Book Forum runs an excerpt from David Hajdu’s upcoming The Ten Cent Plague, a history of the persecution of comics books in the ’50s as the source of all juvenile delinquency.
The progressing crusade against comics on multiple levels provided Harry Wildenberg the opportunity to light many a cigar in satisfaction by 1949. In the final weeks of the preceding year, the National Parent-Teachers Association had issued a directive for a “national housecleaning” of comic books and had distributed a tutorial to help its local chapters spur municipal and state legislation to regulate the sale of comics, and thousands of PTAs around the country began following the plan. Around the same time, the National Institute of Municipal Law Officers distributed a set of guidelines for enacting comic-book controls. “The criminal and sexual theme of these tales have [sic] been the direct contributing cause of many incidents of juvenile delinquency and to the imbedding of immoral and unhealthy ideas in the minds of our youngsters,” wrote the general counsel for the institute. “It is inconceivable that a workable plan cannot be evolved. The police power can and must be exercised so as to eliminate the vice of objectionable comic books.” Shortly thereafter, the United States Conference of Mayors published a ten-page handbook, Municipal Control of Objectionable Comic Books, and the municipal-government trade journal, American City, reported, “Comic Book Control Can Be a Success.”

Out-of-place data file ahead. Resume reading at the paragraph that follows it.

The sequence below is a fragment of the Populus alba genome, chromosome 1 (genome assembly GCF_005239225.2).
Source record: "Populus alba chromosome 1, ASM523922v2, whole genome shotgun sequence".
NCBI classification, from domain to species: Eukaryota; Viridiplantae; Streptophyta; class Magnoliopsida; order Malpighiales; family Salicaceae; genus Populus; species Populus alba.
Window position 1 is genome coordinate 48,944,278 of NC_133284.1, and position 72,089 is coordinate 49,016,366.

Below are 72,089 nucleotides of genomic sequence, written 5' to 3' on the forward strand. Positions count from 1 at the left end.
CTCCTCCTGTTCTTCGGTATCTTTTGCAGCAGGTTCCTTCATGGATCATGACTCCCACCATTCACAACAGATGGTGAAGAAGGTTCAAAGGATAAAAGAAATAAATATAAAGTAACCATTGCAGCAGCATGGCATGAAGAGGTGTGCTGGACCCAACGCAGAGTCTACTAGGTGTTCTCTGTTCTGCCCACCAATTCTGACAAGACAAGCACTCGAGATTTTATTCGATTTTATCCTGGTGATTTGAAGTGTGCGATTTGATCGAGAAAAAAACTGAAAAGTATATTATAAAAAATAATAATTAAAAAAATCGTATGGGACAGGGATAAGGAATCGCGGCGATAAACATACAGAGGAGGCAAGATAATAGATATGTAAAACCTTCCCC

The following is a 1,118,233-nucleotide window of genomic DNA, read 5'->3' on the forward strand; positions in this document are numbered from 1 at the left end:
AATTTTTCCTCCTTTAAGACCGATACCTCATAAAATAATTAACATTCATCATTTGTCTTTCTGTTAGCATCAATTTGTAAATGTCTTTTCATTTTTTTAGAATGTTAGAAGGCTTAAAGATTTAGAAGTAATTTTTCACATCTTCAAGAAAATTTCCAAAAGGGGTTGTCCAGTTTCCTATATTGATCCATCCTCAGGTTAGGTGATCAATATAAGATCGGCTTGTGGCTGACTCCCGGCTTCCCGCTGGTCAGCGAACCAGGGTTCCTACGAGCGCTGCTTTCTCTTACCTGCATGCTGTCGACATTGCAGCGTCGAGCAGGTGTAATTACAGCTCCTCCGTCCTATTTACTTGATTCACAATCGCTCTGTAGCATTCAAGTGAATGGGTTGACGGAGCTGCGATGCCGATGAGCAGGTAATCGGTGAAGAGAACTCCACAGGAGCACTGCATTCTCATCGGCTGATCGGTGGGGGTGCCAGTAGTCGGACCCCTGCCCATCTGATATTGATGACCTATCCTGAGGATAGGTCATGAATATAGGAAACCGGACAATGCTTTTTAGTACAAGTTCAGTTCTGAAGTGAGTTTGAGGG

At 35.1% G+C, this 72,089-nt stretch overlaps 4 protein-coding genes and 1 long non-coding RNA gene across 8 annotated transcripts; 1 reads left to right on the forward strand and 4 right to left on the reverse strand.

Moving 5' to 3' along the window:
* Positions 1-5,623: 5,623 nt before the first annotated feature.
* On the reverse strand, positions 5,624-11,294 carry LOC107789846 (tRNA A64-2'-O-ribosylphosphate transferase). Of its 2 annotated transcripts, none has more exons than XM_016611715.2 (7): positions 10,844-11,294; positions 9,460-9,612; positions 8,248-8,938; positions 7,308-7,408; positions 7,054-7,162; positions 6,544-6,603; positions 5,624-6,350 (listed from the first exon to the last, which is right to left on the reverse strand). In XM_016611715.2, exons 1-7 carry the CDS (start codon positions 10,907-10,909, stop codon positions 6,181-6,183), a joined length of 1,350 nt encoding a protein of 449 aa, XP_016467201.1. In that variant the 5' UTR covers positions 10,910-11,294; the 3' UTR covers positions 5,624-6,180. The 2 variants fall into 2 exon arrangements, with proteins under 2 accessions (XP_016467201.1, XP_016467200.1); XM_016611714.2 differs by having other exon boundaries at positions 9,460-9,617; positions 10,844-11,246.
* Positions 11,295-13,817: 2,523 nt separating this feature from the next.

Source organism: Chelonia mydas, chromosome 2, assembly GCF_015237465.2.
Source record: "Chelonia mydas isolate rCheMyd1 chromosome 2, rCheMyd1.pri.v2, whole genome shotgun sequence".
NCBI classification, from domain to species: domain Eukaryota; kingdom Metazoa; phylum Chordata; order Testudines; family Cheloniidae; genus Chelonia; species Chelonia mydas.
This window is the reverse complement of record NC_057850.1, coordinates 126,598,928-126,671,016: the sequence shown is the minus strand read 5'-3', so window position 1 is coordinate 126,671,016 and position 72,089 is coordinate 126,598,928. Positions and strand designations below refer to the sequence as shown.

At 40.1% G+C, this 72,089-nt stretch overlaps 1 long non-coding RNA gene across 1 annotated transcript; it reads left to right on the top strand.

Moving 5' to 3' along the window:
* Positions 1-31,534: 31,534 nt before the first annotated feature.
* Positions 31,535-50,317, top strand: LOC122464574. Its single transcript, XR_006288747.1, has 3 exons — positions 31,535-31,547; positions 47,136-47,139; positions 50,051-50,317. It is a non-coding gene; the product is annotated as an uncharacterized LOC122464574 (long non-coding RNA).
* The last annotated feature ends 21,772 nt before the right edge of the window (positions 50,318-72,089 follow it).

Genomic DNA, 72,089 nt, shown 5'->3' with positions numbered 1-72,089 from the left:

This looks to be an essential volume for the shelf on comics history. Oddly, we were checking out the Amazon page for the book and saw this plug from one Sean Wilentz, Professor of History, Princeton University:
“Every once in a while, moral panic, innuendo, and fear bubble up from the depths of our culture to create waves of destructive indignation and accusation. David Hajdu’s fascinating new book tracks one of the stranger and most significant of these episodes, now forgotten, with exactness, clarity, and serious wit, which is the best kind.
“Now forgotten”? Ah, Prof. Wilentz, you must have never met a 40-year-old comic book fan. Fear of a New Wertham is a clear and present danger for those of us who grew up schooled on the Seduction of the Innocent Menace lurking around the corner. Hopefully reading this book will help us say “Never again!” and mean it.